Jerry Frautschi, native son and philanthropist, generously bestowed upon Madison a family jewel. Carved into its triangular block, the Overture Center strives to match the glory of the Capitol and thrills Madison with its grandness.
And yet, I've felt conflicted about Overture since the day it was announced as a replacement for the Civic Center. From my unusual vantage point, it was easy to foresee the struggles of the resident companies and the center itself. In the bubble of optimism, I've been a wet blanket.
The financial structure of the new facility meant that every resident company needed a new business plan. On one hand, this was a glorious opportunity, every artistic director's dream come true. Bigger venues! The big time!
Yet, save for the Madison Symphony Orchestra, no resident company (all community based) was solidly in the black. They barely survived season-to-season. A bigger house of cards is still a house of cards.
In the Overture Center's official history is a telling non sequitur: "The Overture Foundation was established to solve the space needs of the city's major arts organizations, and internationally famous architect Cesar Pelli designed the project."
The phrase "space needs" implies that the Civic Center was bursting at the seams - every performance sold out, every production a success. Not so. In fact, the Civic Center's theaters were both too big and too small. The big theater was often undersold (yet cost too much to rent); the small theater required too many performances to make a production financially viable.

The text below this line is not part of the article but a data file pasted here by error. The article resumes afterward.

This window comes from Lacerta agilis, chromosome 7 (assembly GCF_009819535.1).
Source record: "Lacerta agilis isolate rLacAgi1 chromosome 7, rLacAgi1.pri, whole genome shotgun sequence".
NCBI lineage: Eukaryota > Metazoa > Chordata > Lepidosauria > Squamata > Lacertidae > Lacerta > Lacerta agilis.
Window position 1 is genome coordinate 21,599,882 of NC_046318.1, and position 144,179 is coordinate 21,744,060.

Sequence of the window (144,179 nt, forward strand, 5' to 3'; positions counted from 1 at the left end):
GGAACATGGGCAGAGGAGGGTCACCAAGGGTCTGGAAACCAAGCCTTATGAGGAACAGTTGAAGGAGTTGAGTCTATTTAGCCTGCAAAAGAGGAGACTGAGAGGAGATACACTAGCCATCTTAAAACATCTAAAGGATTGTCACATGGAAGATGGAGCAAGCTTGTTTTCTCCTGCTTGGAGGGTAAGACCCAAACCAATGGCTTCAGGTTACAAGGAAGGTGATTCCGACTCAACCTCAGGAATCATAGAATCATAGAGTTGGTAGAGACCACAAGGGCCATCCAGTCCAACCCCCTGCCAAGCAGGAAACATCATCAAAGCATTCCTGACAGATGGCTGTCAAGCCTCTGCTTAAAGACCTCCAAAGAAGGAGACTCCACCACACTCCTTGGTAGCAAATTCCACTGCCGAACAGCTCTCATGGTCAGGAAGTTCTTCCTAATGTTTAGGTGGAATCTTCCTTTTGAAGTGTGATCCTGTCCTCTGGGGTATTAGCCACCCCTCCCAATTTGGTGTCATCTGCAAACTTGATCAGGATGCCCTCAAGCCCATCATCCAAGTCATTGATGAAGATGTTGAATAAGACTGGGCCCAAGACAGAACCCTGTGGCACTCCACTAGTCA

There was tension between companies that "shared" theaters and competed for dates. There was competition between the companies and the center itself, which sponsored its own productions. Rehearsal space was limited. Like a family of six in a one-bathroom house, there were fights; these were rarely "fair fights," as the big dogs and politics held sway. Madison's response was to build the Taj Mahal.
From the beginning, the Overture Center has been overfunded, oversold, overbuilt and misunderstood. The valiant effort of city fathers (and mothers) got Pelli's Taj Mahal built. But there was no grand strategy to make a venture of this magnitude in this place make sense. The vision lacked...vision.
As a consultant to some of the world's largest companies, I've seen how the demise of potential has followed the rise of "management." In a world where strategy is dead, "management" - the science of moving money around - reigns.
Management is not leadership. Colin Powell expresses the difference brilliantly: "Leadership is the art of accomplishing more than the science of management says is possible."
The real gift that Jerry Frautschi gave Madison was an incentive for leadership. But all anyone has been able to do with Overture is...manage it. Without a leadership plan, no matter how you move the money around, the numbers won't add up.
I have had an inside view of the Civic Center and the Overture Center. Two decades ago, I was president of Children's Theater of Madison, then rising from one of its many crashes. Three years ago, I rejoined the board for its recent resurrection.